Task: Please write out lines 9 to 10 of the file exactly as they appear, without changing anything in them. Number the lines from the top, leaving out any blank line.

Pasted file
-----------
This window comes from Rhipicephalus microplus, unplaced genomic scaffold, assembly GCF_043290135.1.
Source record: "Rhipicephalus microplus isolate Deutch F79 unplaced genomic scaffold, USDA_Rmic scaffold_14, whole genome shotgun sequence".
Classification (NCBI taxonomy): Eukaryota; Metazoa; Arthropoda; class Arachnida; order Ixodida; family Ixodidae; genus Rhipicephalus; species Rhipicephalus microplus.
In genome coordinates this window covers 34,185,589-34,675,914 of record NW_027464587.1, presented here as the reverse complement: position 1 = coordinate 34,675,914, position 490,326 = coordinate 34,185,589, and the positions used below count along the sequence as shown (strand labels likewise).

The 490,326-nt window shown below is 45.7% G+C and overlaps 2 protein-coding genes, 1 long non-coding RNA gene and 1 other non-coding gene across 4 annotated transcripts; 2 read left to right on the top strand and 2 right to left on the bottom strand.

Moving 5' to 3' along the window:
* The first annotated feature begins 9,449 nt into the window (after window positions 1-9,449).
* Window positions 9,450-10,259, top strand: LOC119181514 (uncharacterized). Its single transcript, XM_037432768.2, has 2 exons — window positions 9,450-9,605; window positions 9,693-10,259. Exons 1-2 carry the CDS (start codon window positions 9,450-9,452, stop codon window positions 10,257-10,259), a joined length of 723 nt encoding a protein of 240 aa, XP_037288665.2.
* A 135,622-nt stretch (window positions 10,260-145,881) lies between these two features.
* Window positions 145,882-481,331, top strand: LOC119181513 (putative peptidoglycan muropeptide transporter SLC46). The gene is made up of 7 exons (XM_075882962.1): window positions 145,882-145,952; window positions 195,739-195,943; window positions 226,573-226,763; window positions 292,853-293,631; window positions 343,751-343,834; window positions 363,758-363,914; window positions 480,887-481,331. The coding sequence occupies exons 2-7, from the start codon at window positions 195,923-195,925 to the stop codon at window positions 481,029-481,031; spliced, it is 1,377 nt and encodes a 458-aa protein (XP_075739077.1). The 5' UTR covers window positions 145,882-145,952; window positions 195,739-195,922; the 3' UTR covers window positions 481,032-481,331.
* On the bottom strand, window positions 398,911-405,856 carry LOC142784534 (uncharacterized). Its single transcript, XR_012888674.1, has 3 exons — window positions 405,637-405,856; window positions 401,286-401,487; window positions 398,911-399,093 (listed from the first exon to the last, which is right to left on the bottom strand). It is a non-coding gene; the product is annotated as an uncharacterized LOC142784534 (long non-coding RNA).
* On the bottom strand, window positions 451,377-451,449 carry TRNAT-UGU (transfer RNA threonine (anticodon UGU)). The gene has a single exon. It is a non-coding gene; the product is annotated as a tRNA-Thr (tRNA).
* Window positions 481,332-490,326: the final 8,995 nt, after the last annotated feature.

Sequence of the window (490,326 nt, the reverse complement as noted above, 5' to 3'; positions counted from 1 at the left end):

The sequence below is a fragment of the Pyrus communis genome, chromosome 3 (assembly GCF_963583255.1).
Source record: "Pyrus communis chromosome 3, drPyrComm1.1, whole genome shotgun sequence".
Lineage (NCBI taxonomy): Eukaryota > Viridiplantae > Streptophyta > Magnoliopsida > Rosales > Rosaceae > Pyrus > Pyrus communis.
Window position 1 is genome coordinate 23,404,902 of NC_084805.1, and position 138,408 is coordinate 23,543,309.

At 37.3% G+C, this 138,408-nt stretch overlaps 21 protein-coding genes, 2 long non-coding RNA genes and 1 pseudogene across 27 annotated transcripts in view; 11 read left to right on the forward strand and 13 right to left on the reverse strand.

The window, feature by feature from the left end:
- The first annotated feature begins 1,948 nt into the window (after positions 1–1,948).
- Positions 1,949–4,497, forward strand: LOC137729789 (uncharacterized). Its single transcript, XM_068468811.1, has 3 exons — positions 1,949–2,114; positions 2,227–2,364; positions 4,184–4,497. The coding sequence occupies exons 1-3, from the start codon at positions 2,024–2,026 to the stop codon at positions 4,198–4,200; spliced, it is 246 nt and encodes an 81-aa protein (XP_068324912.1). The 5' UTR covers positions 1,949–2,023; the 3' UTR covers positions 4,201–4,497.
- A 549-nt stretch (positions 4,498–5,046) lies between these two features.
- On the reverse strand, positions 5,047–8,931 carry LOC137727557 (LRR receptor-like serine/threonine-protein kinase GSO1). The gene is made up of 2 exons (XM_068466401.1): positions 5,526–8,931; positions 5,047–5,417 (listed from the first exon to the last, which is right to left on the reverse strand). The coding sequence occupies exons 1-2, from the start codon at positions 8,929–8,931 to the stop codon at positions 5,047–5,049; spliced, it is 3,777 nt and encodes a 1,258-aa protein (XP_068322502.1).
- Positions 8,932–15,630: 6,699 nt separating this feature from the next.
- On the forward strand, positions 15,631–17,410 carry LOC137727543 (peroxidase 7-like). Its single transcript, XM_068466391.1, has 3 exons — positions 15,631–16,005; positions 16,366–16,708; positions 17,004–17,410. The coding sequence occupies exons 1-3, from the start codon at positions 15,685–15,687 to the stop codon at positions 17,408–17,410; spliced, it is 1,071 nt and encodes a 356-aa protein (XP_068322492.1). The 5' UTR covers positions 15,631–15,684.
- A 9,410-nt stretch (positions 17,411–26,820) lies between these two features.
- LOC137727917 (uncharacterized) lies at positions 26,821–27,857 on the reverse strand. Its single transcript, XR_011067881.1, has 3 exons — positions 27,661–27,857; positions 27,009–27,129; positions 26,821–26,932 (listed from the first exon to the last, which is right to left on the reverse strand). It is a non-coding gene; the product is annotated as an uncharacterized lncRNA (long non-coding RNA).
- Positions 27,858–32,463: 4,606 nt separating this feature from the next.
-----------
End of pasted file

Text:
* A 135,622-nt stretch (window positions 10,260-145,881) lies between these two features.
* Window positions 145,882-481,331, top strand: LOC119181513 (putative peptidoglycan muropeptide transporter SLC46). The gene is made up of 7 exons (XM_075882962.1): window positions 145,882-145,952; window positions 195,739-195,943; window positions 226,573-226,763; window positions 292,853-293,631; window positions 343,751-343,834; window positions 363,758-363,914; window positions 480,887-481,331. The coding sequence occupies exons 2-7, from the start codon at window positions 195,923-195,925 to the stop codon at window positions 481,029-481,031; spliced, it is 1,377 nt and encodes a 458-aa protein (XP_075739077.1). The 5' UTR covers window positions 145,882-145,952; window positions 195,739-195,922; the 3' UTR covers window positions 481,032-481,331.